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Christmas is around the corner. The time of things is at hand. New dolls. New bikes. New toys of all kinds. For the older set, new video games, new televisions, new…whatever. While I see nothing at all wrong with giving gifts to those whom we love, far too often our emphasis is wrong. We want to give too many things or even the wrong things. Instead of emphasizing the love of God, our gifts to our families so often seem to detract from His love.

I don’t want to be like that. While I do want my little girls to know the delight of holding a new doll and my littlest boys to have the thrill of new building blocks as they explore the seemingly infinite things that they can create and design, in the end the things themselves don’t really matter; the love that prompted them is. I want to give to my family without gifts being the end-all. My love for them and my giving to them ought to mirror the love of the Father rather than reduce them to covetousness, selfishness or laziness. Be the gifts great or small (and with the head of the family unemployed for over a year, they will be fairly small and that’s alright), the love behind them is far more important than the material value of the gift itself. More so, if they were to receive nothing at all, I want my children to be eternally grateful for the things that they do receive daily: food, shelter, clothing, love…all from the hands of a loving Father.

To that end, I want my children to receive certain gifts this Christmas and every single day and hold onto them always:

The gift of holiness: a gift from the Father Himself, without holiness being manifest in our lives, our claims of being His don’t ring true; it is my desire that my children truly live a set-apart lifestyle and seek to be pleasing to the Lord always.

The gift of love: for God so loved the world that He gave His Best to His people; my desire is that they shall always love enough so that they are prompted to give their best to the Lord and to others.

The gift of gentleness: there is far too much harshness in this world; a gentle heart is a balm to those in pain.

The gift of thankfulness: in consumer driven societies, we are bombarded with messages that to be more, we must have more. As the daughter of a mother raised during the depression, our family motto was, “Use it up, wear it out, make it do or do without”; this I want my children to understand and to value. If they can learn to be grateful for the things that they have (seeing that, on our own we are not worthy of any good thing from the Lord); if they can go through life without being jaded and from the depth of their being thanking the Lord daily for His gift of salvation, air, flowers, sun light, food, shelter, clothing no matter how much or how little they might have then they will be among the richest of people.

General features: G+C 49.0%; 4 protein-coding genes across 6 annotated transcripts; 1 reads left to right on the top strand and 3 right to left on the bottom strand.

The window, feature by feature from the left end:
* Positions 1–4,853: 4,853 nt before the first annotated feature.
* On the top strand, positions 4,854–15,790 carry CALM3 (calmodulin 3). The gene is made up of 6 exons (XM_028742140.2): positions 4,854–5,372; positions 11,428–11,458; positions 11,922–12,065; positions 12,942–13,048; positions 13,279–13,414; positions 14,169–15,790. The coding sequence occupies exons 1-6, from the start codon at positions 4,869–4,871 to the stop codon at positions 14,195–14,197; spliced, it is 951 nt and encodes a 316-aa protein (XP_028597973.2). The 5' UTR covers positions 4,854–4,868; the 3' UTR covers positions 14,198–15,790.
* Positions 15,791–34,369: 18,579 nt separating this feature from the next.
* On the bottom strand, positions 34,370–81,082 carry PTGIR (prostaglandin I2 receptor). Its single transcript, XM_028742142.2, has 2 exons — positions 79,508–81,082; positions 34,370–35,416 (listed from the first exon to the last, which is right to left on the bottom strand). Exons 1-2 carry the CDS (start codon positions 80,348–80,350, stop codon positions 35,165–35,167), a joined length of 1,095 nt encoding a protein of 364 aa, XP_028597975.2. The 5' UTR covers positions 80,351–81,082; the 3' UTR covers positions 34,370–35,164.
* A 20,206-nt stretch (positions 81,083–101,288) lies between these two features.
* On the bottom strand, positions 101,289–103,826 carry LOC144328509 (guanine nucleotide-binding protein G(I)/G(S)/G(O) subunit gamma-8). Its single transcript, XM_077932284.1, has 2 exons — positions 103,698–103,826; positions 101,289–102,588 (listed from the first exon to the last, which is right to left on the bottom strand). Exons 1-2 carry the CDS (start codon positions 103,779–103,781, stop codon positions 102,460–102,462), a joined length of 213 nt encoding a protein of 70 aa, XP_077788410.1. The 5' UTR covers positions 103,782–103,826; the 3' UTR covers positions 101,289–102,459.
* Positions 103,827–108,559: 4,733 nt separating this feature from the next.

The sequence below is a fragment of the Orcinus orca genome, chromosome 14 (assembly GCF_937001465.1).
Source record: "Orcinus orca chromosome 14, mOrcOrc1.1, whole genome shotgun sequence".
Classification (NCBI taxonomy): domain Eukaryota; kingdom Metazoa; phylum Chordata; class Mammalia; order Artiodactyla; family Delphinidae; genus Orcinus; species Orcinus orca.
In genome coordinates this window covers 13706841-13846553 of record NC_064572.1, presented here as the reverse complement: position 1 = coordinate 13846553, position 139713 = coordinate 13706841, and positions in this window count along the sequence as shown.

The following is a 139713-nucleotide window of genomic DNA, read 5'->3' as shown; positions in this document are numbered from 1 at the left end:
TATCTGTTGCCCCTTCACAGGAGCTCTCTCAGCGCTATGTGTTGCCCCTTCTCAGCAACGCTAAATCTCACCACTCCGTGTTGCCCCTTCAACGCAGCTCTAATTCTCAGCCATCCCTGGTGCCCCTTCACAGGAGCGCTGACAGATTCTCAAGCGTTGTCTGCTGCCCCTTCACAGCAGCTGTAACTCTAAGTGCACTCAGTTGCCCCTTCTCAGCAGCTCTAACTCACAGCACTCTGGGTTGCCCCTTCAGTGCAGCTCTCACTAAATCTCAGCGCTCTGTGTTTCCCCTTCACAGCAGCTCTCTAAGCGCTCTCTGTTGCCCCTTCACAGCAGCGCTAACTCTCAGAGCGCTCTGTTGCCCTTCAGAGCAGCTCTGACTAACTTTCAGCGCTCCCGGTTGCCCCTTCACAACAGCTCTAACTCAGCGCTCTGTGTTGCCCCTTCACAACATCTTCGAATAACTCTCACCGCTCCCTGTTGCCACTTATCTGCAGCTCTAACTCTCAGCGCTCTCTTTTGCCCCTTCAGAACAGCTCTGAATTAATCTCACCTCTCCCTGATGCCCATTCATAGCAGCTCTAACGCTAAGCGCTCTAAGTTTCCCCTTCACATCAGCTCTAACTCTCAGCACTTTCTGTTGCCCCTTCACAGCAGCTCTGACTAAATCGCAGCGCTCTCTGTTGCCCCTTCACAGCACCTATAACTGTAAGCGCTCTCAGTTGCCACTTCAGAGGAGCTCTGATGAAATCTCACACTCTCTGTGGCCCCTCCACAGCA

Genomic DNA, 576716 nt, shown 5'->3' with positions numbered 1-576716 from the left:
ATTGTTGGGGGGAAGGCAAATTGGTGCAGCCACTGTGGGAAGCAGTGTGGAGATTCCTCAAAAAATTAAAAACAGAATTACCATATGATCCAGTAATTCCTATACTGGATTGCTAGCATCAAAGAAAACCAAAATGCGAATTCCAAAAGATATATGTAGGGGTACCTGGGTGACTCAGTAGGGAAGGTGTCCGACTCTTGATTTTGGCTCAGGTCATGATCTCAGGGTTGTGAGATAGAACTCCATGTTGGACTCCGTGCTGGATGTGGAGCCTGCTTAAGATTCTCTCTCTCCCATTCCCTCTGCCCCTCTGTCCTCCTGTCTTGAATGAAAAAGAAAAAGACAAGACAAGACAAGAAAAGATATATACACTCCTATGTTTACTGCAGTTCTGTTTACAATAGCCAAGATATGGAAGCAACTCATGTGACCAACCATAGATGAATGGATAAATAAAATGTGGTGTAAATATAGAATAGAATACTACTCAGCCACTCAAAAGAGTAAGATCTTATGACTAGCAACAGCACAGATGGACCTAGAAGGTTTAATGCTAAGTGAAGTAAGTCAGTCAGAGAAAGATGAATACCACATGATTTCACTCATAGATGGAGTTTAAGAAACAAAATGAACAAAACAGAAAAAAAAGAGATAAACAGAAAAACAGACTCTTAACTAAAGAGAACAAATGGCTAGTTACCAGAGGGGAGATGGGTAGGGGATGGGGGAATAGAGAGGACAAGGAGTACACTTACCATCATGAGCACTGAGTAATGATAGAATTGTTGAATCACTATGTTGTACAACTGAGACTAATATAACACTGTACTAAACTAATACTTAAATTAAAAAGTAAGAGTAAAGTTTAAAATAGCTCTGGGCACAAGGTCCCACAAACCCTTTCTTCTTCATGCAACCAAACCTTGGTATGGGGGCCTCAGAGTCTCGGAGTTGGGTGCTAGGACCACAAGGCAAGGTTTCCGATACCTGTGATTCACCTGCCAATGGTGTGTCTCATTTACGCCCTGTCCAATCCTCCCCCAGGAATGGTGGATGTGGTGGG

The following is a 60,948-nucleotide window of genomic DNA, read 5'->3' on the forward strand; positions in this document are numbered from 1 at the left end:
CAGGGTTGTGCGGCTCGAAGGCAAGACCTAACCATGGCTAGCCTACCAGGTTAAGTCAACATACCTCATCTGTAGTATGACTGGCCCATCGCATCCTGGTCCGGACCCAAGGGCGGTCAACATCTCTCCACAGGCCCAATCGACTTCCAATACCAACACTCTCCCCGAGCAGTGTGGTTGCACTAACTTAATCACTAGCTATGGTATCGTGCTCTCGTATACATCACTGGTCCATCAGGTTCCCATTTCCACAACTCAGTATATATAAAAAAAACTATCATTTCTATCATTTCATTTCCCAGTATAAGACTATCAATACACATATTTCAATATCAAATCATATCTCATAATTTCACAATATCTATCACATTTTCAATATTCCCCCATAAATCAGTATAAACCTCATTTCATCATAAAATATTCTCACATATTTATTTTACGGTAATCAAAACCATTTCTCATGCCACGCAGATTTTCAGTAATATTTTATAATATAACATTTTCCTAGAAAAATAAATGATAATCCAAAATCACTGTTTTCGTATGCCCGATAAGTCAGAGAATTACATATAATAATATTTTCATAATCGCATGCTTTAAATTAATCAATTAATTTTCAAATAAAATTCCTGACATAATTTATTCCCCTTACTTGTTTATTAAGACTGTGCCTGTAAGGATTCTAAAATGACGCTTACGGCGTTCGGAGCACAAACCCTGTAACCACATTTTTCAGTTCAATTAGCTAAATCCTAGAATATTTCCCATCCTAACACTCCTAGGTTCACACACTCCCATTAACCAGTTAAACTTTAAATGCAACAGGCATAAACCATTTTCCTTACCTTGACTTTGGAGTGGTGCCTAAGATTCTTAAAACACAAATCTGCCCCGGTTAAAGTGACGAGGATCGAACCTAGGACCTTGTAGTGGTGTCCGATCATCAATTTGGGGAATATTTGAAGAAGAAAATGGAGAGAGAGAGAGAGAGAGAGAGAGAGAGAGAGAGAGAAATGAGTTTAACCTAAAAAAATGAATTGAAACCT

The gift of sharing: freely has God given to us, freely we must give to others…of our time, of our talents, of our supplies, of ourselves. I want my children to be givers of the Gospel to the lost, givers of example to believers, givers of self to family and friends, givers of things needed to those in need.

The gift of martyrdom: an unpopular notion but, I believe, a good and even necessary one. It is my desire that daily my children lay down their lives to the Lord, take up their cross and follow Him, trusting in Him no matter how hard the trial, how painful the betrayals, how difficult the persecutions, how long the way and, in the end, if needful, that they lay down that cross at the feet of Christ and offer their bodies unto death if by this He may be glorified.

The gift of peace: Christ came to offer us peace…with God. I desire that they know it and live it so that they can be the avenue through which God can work to reach others with His peace.

The gift of wisdom: the fear of the Lord is where true wisdom begins. It is my desire that my children know Him better every single day and that they hold Him in such reverence that they have a holy fear of Him. As a result of knowing Him this way, it is my desire that they will live their lives in wisdom and use their time wisely so that they might always keep the Lord not just number one among many but as their “Only One”; then they can truly live.

The gifts of knowledge and understanding: for far too long modern “Christianity” has led people to base their salvation on their experience with God rather than seeking out His Truth and measuring any experience against it. It is my desire that my children know God’s Word, understand God’s Word, treasure His Word and live His Word. Truth is everything.

The greatest Christmas gift is simply this: more of God. This is my desire for my little ones, big ones and in-between ones. It is my desire for you, also. May you and your family have a truly blessed Christmas.

 


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